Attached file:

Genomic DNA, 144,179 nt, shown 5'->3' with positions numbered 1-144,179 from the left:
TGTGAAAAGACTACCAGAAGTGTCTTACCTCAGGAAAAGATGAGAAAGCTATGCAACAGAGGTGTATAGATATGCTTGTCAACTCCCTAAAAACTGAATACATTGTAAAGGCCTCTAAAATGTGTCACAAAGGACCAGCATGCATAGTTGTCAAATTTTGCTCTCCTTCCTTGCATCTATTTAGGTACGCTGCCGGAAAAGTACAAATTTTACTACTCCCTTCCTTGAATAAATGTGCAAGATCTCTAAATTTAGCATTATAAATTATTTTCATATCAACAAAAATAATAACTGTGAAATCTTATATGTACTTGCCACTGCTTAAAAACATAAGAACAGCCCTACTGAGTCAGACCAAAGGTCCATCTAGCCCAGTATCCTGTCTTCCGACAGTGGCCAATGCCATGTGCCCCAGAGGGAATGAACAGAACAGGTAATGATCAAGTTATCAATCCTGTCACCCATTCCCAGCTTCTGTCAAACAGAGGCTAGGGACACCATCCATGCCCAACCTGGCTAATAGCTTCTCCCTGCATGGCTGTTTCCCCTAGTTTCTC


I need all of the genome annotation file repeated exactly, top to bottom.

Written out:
Genomic DNA, 144,179 nt, shown 5'->3' with positions numbered 1-144,179 from the left:
TGTGAAAAGACTACCAGAAGTGTCTTACCTCAGGAAAAGATGAGAAAGCTATGCAACAGAGGTGTATAGATATGCTTGTCAACTCCCTAAAAACTGAATACATTGTAAAGGCCTCTAAAATGTGTCACAAAGGACCAGCATGCATAGTTGTCAAATTTTGCTCTCCTTCCTTGCATCTATTTAGGTACGCTGCCGGAAAAGTACAAATTTTACTACTCCCTTCCTTGAATAAATGTGCAAGATCTCTAAATTTAGCATTATAAATTATTTTCATATCAACAAAAATAATAACTGTGAAATCTTATATGTACTTGCCACTGCTTAAAAACATAAGAACAGCCCTACTGAGTCAGACCAAAGGTCCATCTAGCCCAGTATCCTGTCTTCCGACAGTGGCCAATGCCATGTGCCCCAGAGGGAATGAACAGAACAGGTAATGATCAAGTTATCAATCCTGTCACCCATTCCCAGCTTCTGTCAAACAGAGGCTAGGGACACCATCCATGCCCAACCTGGCTAATAGCTTCTCCCTGCATGGCTGTTTCCCCTAGTTTCTC